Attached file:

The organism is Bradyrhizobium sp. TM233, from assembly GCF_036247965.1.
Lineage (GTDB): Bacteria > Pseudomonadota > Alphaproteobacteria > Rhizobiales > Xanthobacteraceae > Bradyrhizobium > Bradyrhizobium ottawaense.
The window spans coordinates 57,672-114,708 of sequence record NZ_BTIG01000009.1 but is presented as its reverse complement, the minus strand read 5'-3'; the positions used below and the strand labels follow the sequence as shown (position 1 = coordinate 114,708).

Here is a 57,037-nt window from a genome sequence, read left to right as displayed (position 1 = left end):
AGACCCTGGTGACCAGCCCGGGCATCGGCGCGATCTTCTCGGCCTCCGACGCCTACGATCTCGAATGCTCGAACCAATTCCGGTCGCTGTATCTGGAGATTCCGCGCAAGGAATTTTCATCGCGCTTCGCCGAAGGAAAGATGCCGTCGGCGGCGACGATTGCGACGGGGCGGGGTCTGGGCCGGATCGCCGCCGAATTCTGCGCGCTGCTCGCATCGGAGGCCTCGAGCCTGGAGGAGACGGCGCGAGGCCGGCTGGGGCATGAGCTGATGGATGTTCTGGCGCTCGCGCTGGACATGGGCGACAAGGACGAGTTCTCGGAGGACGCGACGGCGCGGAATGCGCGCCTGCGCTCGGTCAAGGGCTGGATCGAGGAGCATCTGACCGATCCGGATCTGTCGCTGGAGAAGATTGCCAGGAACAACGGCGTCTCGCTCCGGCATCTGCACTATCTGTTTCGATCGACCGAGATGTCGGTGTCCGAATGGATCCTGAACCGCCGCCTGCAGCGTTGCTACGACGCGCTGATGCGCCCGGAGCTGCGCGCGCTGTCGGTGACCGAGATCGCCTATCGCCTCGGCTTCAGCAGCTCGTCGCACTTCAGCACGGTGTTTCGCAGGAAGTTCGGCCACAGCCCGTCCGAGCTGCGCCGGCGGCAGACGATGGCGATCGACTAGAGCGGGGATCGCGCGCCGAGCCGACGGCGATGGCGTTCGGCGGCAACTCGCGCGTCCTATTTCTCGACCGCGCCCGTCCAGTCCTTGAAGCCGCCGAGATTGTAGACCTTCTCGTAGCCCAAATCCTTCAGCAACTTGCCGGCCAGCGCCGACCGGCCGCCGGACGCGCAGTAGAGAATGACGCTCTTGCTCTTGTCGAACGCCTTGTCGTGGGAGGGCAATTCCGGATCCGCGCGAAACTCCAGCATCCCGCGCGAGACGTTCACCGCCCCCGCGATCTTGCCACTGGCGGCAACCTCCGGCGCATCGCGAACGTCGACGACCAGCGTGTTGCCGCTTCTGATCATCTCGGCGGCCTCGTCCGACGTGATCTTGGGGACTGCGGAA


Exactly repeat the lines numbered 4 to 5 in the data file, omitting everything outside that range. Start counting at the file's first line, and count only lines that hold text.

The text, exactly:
Here is a 57,037-nt window from a genome sequence, read left to right as displayed (position 1 = left end):
AGACCCTGGTGACCAGCCCGGGCATCGGCGCGATCTTCTCGGCCTCCGACGCCTACGATCTCGAATGCTCGAACCAATTCCGGTCGCTGTATCTGGAGATTCCGCGCAAGGAATTTTCATCGCGCTTCGCCGAAGGAAAGATGCCGTCGGCGGCGACGATTGCGACGGGGCGGGGTCTGGGCCGGATCGCCGCCGAATTCTGCGCGCTGCTCGCATCGGAGGCCTCGAGCCTGGAGGAGACGGCGCGAGGCCGGCTGGGGCATGAGCTGATGGATGTTCTGGCGCTCGCGCTGGACATGGGCGACAAGGACGAGTTCTCGGAGGACGCGACGGCGCGGAATGCGCGCCTGCGCTCGGTCAAGGGCTGGATCGAGGAGCATCTGACCGATCCGGATCTGTCGCTGGAGAAGATTGCCAGGAACAACGGCGTCTCGCTCCGGCATCTGCACTATCTGTTTCGATCGACCGAGATGTCGGTGTCCGAATGGATCCTGAACCGCCGCCTGCAGCGTTGCTACGACGCGCTGATGCGCCCGGAGCTGCGCGCGCTGTCGGTGACCGAGATCGCCTATCGCCTCGGCTTCAGCAGCTCGTCGCACTTCAGCACGGTGTTTCGCAGGAAGTTCGGCCACAGCCCGTCCGAGCTGCGCCGGCGGCAGACGATGGCGATCGACTAGAGCGGGGATCGCGCGCCGAGCCGACGGCGATGGCGTTCGGCGGCAACTCGCGCGTCCTATTTCTCGACCGCGCCCGTCCAGTCCTTGAAGCCGCCGAGATTGTAGACCTTCTCGTAGCCCAAATCCTTCAGCAACTTGCCGGCCAGCGCCGACCGGCCGCCGGACGCGCAGTAGAGAATGACGCTCTTGCTCTTGTCGAACGCCTTGTCGTGGGAGGGCAATTCCGGATCCGCGCGAAACTCCAGCATCCCGCGCGAGACGTTCACCGCCCCCGCGATCTTGCCACTGGCGGCAACCTCCGGCGCATCGCGAACGTCGACGACCAGCGTGTTGCCGCTTCTGATCATCTCGGCGGCCTCGTCCGACGTGATCTTGGGGACTGCGGAA